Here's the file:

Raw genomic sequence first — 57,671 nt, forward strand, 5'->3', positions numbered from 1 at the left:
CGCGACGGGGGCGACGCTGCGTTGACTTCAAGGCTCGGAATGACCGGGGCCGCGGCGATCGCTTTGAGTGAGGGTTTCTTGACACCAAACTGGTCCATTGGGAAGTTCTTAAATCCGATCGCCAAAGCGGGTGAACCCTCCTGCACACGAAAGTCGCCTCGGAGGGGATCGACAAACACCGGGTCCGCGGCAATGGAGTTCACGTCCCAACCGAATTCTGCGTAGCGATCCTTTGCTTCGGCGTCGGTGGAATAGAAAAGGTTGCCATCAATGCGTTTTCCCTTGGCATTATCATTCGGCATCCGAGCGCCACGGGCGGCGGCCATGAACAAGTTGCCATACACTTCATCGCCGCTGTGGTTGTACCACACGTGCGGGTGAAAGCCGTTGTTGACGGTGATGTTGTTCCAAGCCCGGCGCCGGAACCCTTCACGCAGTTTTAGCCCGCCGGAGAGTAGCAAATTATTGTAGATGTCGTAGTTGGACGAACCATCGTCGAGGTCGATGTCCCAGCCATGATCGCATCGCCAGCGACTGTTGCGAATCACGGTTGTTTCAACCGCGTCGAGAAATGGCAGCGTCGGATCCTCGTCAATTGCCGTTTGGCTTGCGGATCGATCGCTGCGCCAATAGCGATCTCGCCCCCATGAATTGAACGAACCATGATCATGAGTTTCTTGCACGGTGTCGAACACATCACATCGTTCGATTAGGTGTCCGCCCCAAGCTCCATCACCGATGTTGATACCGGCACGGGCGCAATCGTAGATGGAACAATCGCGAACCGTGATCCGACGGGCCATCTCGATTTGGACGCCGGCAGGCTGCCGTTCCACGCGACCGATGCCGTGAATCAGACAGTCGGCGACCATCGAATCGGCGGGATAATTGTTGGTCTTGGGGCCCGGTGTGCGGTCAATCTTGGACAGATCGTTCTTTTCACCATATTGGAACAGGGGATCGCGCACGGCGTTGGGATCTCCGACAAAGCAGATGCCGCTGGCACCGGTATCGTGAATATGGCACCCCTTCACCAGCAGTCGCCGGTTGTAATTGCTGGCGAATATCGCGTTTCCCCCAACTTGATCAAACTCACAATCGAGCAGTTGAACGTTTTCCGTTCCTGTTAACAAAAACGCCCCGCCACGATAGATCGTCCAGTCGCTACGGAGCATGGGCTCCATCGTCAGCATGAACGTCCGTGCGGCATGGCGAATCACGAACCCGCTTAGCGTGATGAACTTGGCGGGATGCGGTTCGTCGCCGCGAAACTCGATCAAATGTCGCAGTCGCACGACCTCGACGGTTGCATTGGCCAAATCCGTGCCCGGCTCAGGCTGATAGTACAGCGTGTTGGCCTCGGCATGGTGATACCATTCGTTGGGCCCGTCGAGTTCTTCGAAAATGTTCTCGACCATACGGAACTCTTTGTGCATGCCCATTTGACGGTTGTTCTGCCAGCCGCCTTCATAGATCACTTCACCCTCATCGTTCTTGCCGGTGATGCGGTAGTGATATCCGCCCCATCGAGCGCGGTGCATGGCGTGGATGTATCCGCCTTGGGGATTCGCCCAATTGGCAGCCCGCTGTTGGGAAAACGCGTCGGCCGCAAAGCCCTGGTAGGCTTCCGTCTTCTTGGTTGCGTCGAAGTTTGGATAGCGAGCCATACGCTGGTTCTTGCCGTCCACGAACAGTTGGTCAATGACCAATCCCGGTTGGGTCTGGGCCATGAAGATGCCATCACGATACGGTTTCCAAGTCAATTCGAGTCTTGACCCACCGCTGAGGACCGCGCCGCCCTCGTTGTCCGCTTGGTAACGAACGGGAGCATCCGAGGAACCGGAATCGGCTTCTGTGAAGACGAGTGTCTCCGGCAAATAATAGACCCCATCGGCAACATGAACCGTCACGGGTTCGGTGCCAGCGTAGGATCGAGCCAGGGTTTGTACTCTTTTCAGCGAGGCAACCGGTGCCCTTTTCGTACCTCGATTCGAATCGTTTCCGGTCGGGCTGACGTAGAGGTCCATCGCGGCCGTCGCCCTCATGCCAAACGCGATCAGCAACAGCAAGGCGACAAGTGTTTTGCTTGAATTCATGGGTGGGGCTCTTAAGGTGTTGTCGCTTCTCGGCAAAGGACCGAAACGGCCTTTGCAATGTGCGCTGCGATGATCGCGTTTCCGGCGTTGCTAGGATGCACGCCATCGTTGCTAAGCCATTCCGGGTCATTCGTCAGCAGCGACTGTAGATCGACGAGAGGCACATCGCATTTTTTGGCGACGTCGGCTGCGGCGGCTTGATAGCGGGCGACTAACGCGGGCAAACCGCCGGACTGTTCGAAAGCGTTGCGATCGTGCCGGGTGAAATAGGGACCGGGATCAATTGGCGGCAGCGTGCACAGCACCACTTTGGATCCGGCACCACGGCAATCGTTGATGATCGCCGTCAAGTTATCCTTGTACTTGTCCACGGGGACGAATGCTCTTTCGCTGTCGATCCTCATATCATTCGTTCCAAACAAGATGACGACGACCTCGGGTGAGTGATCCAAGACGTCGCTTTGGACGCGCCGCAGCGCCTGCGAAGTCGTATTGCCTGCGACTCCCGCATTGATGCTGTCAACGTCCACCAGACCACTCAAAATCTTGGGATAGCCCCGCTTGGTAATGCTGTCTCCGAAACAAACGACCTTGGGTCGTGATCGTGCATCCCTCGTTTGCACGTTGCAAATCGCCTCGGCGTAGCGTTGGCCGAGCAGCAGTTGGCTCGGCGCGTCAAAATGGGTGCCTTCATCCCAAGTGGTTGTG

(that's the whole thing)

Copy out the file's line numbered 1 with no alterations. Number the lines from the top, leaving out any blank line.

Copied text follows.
Raw genomic sequence first — 57,671 nt, forward strand, 5'->3', positions numbered from 1 at the left: